Instead, as usual, Pooh is right. You can't go get the story. All you can do is relax and show up at the page, every day, and be ready for the story to find you. And being ready means being ready to write, but it also means being focused and relaxed at the same time. It means being open to what your characters are telling you and putting your ego aside so you can describe instead of manipulating. It also makes the whole process much more fun.
So, thanks to a chance conversation and to Pooh and probably not in small part to Walt Whitman, I am writing furiously, but relaxedly, and it's fun again, and it's really good and I must go back to it now...
Now you, too, go write.
Monday, August 18, 2008
In which I lament that my yawp isn't more barbaric.
I want to make you a video masterpiece celebrating Walt Whitman's celebration of the world in "Song of Myself." Can you try to picture it? I want to start with a close up of a blade of grass, green and shining in bright, bright sun, and zoom out to open fields with insects hopping. I want Garrison Keillor reading Leaves of Grass aloud to you:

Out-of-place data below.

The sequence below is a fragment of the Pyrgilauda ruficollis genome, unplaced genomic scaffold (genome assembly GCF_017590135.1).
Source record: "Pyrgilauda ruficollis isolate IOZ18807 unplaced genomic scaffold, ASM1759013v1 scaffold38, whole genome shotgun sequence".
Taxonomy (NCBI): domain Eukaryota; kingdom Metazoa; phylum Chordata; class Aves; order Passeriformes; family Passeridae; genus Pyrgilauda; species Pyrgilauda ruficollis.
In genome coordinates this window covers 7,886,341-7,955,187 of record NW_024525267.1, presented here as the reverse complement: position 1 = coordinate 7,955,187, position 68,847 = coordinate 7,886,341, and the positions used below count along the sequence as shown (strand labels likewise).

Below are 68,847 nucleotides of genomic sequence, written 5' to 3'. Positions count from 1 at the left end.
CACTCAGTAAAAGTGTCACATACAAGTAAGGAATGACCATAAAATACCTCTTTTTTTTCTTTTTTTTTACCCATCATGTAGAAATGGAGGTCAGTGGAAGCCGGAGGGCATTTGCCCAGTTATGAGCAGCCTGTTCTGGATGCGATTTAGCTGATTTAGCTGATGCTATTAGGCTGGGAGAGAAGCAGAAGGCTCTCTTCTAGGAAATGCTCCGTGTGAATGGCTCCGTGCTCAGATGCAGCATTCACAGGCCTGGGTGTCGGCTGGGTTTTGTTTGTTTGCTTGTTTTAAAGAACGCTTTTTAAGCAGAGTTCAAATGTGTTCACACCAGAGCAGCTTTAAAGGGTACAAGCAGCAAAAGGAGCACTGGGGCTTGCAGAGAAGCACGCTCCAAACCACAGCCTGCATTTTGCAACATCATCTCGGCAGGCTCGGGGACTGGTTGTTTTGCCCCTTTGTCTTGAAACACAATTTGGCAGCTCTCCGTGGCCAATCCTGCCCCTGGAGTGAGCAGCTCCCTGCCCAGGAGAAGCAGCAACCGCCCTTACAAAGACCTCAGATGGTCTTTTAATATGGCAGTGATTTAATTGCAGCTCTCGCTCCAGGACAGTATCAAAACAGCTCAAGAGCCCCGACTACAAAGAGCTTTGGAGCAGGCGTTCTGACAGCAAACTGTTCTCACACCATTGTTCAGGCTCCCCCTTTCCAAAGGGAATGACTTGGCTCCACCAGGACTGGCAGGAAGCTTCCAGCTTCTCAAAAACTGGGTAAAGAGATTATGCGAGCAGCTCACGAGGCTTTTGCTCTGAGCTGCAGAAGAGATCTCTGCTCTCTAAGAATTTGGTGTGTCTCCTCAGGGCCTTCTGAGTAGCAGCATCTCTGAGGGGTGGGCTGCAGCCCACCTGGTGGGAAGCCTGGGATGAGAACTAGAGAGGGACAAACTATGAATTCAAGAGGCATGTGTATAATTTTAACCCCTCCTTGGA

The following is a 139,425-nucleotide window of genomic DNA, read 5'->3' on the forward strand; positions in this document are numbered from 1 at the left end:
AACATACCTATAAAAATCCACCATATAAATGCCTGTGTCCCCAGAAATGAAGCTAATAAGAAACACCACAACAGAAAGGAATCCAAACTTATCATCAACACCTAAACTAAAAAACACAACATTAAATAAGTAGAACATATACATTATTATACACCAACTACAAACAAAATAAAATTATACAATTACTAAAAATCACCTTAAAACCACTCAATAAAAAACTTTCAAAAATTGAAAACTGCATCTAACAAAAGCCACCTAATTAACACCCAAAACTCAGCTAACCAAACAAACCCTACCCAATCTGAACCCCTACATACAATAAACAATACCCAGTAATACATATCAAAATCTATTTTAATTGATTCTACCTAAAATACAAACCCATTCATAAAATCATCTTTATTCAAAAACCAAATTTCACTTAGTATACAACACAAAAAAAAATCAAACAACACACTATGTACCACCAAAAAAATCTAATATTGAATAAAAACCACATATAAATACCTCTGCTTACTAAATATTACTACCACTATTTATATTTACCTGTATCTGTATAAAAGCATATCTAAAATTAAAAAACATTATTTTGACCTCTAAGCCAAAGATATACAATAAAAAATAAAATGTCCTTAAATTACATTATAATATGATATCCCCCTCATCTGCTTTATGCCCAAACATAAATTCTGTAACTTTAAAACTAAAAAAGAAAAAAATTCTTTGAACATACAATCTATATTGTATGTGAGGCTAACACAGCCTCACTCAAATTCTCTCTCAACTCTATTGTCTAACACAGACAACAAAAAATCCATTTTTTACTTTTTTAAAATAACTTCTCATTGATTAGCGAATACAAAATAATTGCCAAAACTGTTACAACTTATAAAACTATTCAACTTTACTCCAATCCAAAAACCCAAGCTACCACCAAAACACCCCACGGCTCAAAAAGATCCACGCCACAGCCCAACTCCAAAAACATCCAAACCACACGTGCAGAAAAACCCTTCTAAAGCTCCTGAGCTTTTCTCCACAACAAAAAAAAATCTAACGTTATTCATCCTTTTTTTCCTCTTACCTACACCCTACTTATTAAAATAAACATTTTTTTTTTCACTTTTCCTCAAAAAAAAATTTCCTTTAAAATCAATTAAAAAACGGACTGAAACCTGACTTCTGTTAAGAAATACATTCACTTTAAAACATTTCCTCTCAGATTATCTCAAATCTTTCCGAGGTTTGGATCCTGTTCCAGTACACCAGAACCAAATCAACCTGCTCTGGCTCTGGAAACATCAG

I celebrate myself,
And what I assume you shall assume,
For every atom belonging to me as good belong to you.
I loafe and invite my soul,
I lean and loafe at my ease...observing a spear of summer grass.
I want to flash to indoors, to students poring over books, to people slaving away in cubicles, and for you to hear Keillor/Whitman calling you:
Stop this day and night with me and you shall possess the origin of all poems.
You shall possess the good of the earth and the sun
And now we flash to clips of all of humanity, as Whitman describes it in list after list, detail after detail, in the poem:
The pure contralto sings in the organloft,
The carpenter dresses his plank...the tongue of his foreplane whistles its wild ascending lisp,